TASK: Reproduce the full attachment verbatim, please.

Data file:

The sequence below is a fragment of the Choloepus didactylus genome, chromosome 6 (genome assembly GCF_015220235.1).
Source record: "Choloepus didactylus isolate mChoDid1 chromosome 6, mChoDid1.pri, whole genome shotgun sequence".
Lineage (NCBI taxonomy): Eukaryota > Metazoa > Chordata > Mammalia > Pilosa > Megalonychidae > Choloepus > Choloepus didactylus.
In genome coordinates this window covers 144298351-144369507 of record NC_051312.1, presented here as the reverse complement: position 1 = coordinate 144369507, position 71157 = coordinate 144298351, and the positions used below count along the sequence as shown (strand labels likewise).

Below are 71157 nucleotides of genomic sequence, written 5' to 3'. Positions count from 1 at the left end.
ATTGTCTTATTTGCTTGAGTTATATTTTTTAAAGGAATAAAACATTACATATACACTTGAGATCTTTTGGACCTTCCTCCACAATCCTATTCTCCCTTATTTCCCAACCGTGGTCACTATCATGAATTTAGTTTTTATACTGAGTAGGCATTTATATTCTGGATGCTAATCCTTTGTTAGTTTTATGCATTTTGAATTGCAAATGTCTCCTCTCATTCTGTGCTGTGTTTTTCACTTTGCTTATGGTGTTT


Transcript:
The sequence below is a fragment of the Choloepus didactylus genome, chromosome 6 (genome assembly GCF_015220235.1).
Source record: "Choloepus didactylus isolate mChoDid1 chromosome 6, mChoDid1.pri, whole genome shotgun sequence".
Lineage (NCBI taxonomy): Eukaryota > Metazoa > Chordata > Mammalia > Pilosa > Megalonychidae > Choloepus > Choloepus didactylus.
In genome coordinates this window covers 144298351-144369507 of record NC_051312.1, presented here as the reverse complement: position 1 = coordinate 144369507, position 71157 = coordinate 144298351, and the positions used below count along the sequence as shown (strand labels likewise).

Below are 71157 nucleotides of genomic sequence, written 5' to 3'. Positions count from 1 at the left end.
ATTGTCTTATTTGCTTGAGTTATATTTTTTAAAGGAATAAAACATTACATATACACTTGAGATCTTTTGGACCTTCCTCCACAATCCTATTCTCCCTTATTTCCCAACCGTGGTCACTATCATGAATTTAGTTTTTATACTGAGTAGGCATTTATATTCTGGATGCTAATCCTTTGTTAGTTTTATGCATTTTGAATTGCAAATGTCTCCTCTCATTCTGTGCTGTGTTTTTCACTTTGCTTATGGTGTTT